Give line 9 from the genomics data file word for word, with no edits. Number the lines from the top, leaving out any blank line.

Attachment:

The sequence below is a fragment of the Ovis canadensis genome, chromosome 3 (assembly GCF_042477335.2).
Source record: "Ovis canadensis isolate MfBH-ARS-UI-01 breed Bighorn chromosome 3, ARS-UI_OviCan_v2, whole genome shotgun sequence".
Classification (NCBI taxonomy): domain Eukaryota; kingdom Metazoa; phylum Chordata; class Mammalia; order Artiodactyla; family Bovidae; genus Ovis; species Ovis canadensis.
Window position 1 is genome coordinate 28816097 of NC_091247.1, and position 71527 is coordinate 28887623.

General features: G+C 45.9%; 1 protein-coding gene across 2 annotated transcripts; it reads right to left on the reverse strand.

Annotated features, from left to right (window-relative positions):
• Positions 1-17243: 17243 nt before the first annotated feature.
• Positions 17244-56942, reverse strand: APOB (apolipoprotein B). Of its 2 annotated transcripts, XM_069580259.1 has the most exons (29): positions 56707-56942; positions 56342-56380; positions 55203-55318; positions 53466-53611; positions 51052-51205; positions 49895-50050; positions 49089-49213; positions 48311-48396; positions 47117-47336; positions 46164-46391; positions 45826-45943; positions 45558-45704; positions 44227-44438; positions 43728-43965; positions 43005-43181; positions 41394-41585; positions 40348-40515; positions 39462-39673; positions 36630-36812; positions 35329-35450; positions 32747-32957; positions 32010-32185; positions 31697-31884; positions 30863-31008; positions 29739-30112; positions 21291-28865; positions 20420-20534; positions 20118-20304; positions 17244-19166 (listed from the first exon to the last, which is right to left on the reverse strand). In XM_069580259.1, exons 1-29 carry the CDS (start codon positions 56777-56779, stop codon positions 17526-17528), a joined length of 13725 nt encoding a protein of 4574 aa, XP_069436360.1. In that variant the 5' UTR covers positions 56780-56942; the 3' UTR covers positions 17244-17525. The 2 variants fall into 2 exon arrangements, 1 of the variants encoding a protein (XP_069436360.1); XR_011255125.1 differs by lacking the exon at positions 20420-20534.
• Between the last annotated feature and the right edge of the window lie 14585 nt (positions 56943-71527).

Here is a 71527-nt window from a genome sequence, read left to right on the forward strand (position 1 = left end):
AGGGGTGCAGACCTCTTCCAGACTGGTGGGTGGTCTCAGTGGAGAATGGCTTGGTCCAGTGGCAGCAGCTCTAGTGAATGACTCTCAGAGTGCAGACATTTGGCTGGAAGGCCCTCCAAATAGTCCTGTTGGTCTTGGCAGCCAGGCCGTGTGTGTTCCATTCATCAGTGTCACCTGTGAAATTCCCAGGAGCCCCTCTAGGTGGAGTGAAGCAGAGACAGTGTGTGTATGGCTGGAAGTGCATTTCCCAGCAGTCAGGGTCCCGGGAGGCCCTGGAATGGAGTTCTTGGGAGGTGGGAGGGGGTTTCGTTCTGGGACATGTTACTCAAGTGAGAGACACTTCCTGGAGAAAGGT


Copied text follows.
• Between the last annotated feature and the right edge of the window lie 14585 nt (positions 56943-71527).